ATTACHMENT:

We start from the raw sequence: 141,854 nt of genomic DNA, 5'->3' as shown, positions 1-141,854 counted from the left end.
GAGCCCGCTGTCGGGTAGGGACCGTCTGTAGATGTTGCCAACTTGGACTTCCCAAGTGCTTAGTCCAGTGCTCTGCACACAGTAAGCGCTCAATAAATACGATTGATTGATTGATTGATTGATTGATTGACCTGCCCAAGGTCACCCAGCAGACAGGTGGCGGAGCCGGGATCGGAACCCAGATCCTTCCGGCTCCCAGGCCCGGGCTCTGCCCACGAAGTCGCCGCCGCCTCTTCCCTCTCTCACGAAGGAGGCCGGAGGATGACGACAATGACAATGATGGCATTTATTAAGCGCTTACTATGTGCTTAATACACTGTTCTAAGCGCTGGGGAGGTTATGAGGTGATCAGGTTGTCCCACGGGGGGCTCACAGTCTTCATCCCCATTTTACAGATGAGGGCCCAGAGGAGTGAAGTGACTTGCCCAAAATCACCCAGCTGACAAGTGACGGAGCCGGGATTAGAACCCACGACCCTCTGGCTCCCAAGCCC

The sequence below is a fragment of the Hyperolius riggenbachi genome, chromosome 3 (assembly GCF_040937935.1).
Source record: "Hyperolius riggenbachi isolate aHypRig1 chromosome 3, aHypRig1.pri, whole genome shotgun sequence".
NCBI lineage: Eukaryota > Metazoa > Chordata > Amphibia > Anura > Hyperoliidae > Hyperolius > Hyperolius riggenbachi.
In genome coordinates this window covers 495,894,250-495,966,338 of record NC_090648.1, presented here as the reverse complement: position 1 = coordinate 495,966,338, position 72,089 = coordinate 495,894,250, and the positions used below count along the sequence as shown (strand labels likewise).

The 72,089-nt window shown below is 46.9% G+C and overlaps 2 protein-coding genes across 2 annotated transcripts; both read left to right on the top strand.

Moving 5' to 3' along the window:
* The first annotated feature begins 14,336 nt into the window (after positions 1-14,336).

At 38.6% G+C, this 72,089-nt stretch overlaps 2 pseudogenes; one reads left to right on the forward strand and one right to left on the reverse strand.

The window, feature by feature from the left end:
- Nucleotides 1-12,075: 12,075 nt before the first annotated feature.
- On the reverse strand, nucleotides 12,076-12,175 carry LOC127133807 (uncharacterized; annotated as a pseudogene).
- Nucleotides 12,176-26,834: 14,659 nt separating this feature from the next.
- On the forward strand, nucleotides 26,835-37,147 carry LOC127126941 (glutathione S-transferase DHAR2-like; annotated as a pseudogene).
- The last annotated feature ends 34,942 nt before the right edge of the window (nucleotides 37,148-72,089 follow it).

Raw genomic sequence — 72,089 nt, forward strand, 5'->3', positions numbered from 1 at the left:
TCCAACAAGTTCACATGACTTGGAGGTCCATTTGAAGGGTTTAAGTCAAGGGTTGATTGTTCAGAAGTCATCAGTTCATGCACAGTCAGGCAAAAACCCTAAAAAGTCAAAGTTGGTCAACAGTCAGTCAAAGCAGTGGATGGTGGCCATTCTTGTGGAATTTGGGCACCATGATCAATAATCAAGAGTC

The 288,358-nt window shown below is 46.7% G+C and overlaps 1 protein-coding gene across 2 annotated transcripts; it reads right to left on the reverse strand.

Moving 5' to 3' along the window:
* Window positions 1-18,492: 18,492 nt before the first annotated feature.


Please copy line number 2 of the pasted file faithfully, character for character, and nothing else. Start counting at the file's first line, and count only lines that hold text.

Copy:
GAGCCCGCTGTCGGGTAGGGACCGTCTGTAGATGTTGCCAACTTGGACTTCCCAAGTGCTTAGTCCAGTGCTCTGCACACAGTAAGCGCTCAATAAATACGATTGATTGATTGATTGATTGATTGATTGACCTGCCCAAGGTCACCCAGCAGACAGGTGGCGGAGCCGGGATCGGAACCCAGATCCTTCCGGCTCCCAGGCCCGGGCTCTGCCCACGAAGTCGCCGCCGCCTCTTCCCTCTCTCACGAAGGAGGCCGGAGGATGACGACAATGACAATGATGGCATTTATTAAGCGCTTACTATGTGCTTAATACACTGTTCTAAGCGCTGGGGAGGTTATGAGGTGATCAGGTTGTCCCACGGGGGGCTCACAGTCTTCATCCCCATTTTACAGATGAGGGCCCAGAGGAGTGAAGTGACTTGCCCAAAATCACCCAGCTGACAAGTGACGGAGCCGGGATTAGAACCCACGACCCTCTGGCTCCCAAGCCC